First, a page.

The sight of an old man in flip flops absolutely dropping a guy in running shorts, tank top and high performance running shoes quickly caught the attention of folks enjoying the evening at the beach. I put on a chase – not necessarily driven by competitive juices, but more due to my fear that this guy was going to collapse due to the high speed (in sandals) that he was maintaining and even increasing.

    After about ten seconds of chasing Larry – Garmin data would later show that I was chasing at 6:30 pace – I realized that Larry was neither going to collapse nor allow me to catch him. I simply could not close the gap! I pushed harder and finally pulled up on his side. Let me rephrase: Larry most certainly slowed up and “allowed” me the privilege of running next to him for about 1/4 mile to the end of Madeira Beach.

    It was at this time that I looked to my right and noticed that this “old dude” had minimal body fat and clearly had plenty of miles on his legs.

    “Do you know me?” he asked without even the slightest hint of an elevated heart rate.

    “No sir,” I managed to get out as I suffered for my next breath. “I…just…moved…here.”

    “Well, I’m Larry the Flip Flop Man,” he advised, somewhat implying that I should feel privileged that I was dropped by a legend.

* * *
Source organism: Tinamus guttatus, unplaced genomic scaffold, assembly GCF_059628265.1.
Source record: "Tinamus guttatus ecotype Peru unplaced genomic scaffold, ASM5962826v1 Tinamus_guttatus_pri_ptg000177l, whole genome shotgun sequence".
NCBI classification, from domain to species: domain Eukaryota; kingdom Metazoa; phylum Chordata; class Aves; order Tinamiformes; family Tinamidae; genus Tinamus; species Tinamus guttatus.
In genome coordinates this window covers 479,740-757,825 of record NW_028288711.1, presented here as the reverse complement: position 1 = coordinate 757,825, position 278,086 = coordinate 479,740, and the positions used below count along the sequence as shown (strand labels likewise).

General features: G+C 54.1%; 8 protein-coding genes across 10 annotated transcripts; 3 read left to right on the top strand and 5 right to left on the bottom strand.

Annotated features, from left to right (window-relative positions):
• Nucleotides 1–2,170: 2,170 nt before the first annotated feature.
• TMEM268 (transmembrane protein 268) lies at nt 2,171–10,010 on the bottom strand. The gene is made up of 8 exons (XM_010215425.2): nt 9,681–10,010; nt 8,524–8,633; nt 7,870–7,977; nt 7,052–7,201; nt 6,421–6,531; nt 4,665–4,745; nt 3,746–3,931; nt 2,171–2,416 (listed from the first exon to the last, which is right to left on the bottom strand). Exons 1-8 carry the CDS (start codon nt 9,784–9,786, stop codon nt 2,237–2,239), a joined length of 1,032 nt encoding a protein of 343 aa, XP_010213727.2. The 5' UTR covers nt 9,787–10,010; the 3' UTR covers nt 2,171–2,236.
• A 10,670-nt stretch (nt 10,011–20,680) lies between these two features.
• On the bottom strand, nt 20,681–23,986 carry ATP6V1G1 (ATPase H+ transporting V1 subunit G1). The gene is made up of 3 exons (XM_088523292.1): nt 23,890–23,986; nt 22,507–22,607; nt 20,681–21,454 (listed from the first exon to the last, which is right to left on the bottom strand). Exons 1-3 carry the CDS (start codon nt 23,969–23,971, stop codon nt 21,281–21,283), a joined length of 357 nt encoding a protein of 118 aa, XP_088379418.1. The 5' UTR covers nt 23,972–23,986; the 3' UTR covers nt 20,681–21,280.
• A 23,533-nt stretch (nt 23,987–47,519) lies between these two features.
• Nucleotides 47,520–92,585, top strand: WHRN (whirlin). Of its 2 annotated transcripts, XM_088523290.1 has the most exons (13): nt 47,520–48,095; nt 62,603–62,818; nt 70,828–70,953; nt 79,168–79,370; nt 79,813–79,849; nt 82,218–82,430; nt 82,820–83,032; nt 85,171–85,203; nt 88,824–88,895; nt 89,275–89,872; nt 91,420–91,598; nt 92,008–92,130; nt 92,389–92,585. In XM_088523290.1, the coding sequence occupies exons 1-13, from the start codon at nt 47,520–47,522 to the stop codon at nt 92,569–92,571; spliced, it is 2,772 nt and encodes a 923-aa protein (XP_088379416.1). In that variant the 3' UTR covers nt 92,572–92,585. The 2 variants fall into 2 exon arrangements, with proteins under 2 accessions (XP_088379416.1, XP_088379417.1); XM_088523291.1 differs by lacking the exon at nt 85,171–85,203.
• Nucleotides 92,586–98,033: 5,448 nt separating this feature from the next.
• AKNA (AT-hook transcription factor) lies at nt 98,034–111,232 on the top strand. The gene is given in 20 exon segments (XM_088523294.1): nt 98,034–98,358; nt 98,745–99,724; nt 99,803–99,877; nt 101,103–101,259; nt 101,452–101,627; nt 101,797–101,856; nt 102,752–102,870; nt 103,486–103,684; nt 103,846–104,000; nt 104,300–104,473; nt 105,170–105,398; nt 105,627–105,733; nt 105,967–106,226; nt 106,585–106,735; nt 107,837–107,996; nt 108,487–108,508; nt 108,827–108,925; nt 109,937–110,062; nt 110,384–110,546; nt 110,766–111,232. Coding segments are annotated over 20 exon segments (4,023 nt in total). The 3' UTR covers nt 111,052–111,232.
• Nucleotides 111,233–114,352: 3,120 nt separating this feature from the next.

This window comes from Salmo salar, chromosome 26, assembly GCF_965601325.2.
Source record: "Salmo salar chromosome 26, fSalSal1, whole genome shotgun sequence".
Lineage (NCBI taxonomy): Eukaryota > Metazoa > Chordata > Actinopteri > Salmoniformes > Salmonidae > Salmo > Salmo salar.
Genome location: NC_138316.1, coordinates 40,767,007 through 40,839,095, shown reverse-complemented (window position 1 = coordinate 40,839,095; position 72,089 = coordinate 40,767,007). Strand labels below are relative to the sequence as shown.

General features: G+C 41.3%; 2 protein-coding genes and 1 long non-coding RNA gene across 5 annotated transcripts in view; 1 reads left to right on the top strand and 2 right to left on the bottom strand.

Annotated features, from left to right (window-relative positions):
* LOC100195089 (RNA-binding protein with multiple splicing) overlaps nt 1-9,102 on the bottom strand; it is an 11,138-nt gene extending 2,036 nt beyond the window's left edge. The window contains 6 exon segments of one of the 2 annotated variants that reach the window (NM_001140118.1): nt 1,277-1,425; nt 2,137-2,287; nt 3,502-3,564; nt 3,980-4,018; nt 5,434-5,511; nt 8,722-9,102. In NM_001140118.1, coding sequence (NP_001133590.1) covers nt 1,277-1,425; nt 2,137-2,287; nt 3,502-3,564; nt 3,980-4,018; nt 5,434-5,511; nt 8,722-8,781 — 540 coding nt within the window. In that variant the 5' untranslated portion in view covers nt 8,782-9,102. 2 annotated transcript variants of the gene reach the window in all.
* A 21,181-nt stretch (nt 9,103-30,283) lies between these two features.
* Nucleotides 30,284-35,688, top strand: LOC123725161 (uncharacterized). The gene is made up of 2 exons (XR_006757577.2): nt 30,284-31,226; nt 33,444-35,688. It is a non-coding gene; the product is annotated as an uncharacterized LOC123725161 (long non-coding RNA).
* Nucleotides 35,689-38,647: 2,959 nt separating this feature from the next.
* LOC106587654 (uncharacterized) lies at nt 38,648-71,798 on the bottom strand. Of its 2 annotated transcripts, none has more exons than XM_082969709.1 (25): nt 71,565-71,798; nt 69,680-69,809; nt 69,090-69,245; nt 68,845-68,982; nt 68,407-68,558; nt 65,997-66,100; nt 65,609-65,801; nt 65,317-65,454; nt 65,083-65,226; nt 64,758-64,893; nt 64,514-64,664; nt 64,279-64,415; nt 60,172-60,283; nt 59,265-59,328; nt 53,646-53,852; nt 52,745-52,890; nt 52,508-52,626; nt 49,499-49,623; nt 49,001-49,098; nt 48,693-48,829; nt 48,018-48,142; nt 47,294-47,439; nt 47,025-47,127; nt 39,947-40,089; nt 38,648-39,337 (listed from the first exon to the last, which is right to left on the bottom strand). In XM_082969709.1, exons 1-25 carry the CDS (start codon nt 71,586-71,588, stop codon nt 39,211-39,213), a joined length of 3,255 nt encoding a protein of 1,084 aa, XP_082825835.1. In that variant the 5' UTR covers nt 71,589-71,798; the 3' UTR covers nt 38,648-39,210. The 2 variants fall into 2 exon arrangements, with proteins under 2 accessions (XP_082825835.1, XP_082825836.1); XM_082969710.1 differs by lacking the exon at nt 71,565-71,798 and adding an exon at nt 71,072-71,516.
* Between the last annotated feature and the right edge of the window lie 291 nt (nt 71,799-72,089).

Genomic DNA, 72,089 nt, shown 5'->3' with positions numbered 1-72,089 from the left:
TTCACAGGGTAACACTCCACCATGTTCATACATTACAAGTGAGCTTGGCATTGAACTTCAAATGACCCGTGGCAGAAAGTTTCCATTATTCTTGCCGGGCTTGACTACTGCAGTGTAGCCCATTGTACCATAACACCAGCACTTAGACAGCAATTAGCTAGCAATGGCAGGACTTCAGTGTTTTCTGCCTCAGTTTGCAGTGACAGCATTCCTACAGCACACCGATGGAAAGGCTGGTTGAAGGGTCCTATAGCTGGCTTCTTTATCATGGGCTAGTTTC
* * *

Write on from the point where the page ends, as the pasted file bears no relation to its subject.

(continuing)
As we “jogged” along at a much more manageable 7 minute/mile pace (!), Larry educated me on some of his running feats, complained that he hasn’t been able to run fast lately because of an ailing hip, and expressed hope that he’d see me again.

    “I probably won’t remember you, but look for me next time.” And just like that, Larry took off in the other direction at what appeared to be an even higher pace than before…

  6. Just finished a run at Indian Shores, and approached by the Flip Flop man. Asked me … “Let me guess … you are a martial artist.” I laughed … what gave that away. I told him I took Tae Kwon Do for 15 years. He replied “I knew it!” with a genuinely happy grin. Had a chat with him on the way back. Nice person. Glad to have met him. Told me about his flip flopping ways and googled it, and here I am. Impressive fellow!

  7. Just moved back to Dunedin and thought about Larry the Flip Flop Guy. I used to see him a lot of mornings during my commute to St Pete Beach as he made his way inland from Maderia Beach, always over the Tom Stuart Causeway bridge. This was circa 2005-2008’ish. I’d also see him on the Pinellas Trail around that time as well. My wife at the time told me that he once ran along side her on the Trail… said she didn’t feel threatened at all, and that overall he was friendly and fast on his feet. I’d like to learn more about Larry’s story one day.

  8. Larry’s still out there and going strong, although not running much anymore. I see him on my daily morning beach runs. He’s walking more now, but at a quick pace, and says his day starts around 5am and he goes until about 5pm. He’s a really nice guy and a very cool dude. Here’s a short documentary about him from a few years back 🙂